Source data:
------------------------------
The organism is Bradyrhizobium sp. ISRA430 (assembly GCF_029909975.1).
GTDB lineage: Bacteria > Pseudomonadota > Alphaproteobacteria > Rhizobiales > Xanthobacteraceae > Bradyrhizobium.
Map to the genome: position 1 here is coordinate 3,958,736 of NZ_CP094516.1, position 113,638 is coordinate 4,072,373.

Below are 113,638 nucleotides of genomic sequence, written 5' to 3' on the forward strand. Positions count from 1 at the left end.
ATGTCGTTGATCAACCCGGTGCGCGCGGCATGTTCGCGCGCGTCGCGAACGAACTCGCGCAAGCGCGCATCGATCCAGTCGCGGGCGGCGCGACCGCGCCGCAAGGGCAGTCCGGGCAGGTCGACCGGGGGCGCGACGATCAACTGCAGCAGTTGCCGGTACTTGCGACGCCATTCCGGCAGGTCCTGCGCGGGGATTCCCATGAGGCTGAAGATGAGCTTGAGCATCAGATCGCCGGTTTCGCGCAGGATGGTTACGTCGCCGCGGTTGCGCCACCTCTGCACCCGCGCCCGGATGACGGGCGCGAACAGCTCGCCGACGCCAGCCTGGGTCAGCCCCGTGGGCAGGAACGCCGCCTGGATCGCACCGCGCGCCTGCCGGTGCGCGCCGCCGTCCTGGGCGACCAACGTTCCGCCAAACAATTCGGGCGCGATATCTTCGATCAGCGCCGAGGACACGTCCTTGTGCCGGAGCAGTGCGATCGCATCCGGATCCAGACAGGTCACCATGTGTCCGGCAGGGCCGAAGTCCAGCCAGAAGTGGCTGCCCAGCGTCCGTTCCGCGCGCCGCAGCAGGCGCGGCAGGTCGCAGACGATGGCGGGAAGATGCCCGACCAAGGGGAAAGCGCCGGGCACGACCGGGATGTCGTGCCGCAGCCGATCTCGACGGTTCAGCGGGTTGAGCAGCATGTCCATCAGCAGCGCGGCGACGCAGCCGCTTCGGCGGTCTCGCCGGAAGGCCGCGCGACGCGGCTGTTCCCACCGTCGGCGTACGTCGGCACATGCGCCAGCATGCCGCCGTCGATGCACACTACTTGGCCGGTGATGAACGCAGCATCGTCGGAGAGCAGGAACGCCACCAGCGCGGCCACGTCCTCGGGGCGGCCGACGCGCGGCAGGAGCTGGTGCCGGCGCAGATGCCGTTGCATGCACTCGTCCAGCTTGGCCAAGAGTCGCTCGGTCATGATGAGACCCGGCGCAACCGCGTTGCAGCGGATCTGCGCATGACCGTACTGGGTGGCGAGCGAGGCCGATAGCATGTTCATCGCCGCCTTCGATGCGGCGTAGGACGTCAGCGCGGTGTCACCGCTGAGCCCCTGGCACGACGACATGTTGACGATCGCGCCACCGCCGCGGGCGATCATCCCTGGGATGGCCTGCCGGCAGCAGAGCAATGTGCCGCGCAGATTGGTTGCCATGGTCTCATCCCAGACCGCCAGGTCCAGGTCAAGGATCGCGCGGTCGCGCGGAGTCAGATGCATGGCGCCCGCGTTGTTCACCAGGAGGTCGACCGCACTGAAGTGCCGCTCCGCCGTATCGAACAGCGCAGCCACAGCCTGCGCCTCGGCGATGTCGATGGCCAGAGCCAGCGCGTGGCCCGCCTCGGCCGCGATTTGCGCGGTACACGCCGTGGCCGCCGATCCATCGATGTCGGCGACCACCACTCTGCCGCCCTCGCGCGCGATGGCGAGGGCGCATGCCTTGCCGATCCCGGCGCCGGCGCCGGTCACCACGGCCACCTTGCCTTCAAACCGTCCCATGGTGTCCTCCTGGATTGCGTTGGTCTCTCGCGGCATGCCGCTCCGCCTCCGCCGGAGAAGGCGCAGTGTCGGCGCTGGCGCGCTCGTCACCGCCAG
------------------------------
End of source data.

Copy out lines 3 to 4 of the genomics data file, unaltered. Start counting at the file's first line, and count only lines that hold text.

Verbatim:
Map to the genome: position 1 here is coordinate 3,958,736 of NZ_CP094516.1, position 113,638 is coordinate 4,072,373.

Below are 113,638 nucleotides of genomic sequence, written 5' to 3' on the forward strand. Positions count from 1 at the left end.